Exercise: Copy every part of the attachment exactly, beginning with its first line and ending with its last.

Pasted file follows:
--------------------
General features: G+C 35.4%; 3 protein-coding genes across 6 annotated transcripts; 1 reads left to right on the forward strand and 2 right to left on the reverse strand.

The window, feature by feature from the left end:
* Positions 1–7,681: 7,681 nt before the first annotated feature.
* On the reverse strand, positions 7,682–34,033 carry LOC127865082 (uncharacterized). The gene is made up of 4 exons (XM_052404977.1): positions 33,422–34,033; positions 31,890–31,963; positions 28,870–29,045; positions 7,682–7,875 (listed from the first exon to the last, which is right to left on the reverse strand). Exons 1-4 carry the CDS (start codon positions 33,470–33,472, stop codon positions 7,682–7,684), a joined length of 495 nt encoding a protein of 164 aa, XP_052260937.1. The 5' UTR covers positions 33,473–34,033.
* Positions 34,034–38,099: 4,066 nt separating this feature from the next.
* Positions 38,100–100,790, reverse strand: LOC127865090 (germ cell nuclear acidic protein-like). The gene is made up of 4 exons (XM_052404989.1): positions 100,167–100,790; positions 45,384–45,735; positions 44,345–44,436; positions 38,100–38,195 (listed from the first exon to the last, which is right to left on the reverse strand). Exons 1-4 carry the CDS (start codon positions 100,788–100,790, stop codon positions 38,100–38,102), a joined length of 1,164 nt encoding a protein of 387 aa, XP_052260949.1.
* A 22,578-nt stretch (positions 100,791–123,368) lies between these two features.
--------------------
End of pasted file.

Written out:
General features: G+C 35.4%; 3 protein-coding genes across 6 annotated transcripts; 1 reads left to right on the forward strand and 2 right to left on the reverse strand.

The window, feature by feature from the left end:
* Positions 1–7,681: 7,681 nt before the first annotated feature.
* On the reverse strand, positions 7,682–34,033 carry LOC127865082 (uncharacterized). The gene is made up of 4 exons (XM_052404977.1): positions 33,422–34,033; positions 31,890–31,963; positions 28,870–29,045; positions 7,682–7,875 (listed from the first exon to the last, which is right to left on the reverse strand). Exons 1-4 carry the CDS (start codon positions 33,470–33,472, stop codon positions 7,682–7,684), a joined length of 495 nt encoding a protein of 164 aa, XP_052260937.1. The 5' UTR covers positions 33,473–34,033.
* Positions 34,034–38,099: 4,066 nt separating this feature from the next.
* Positions 38,100–100,790, reverse strand: LOC127865090 (germ cell nuclear acidic protein-like). The gene is made up of 4 exons (XM_052404989.1): positions 100,167–100,790; positions 45,384–45,735; positions 44,345–44,436; positions 38,100–38,195 (listed from the first exon to the last, which is right to left on the reverse strand). Exons 1-4 carry the CDS (start codon positions 100,788–100,790, stop codon positions 38,100–38,102), a joined length of 1,164 nt encoding a protein of 387 aa, XP_052260949.1.
* A 22,578-nt stretch (positions 100,791–123,368) lies between these two features.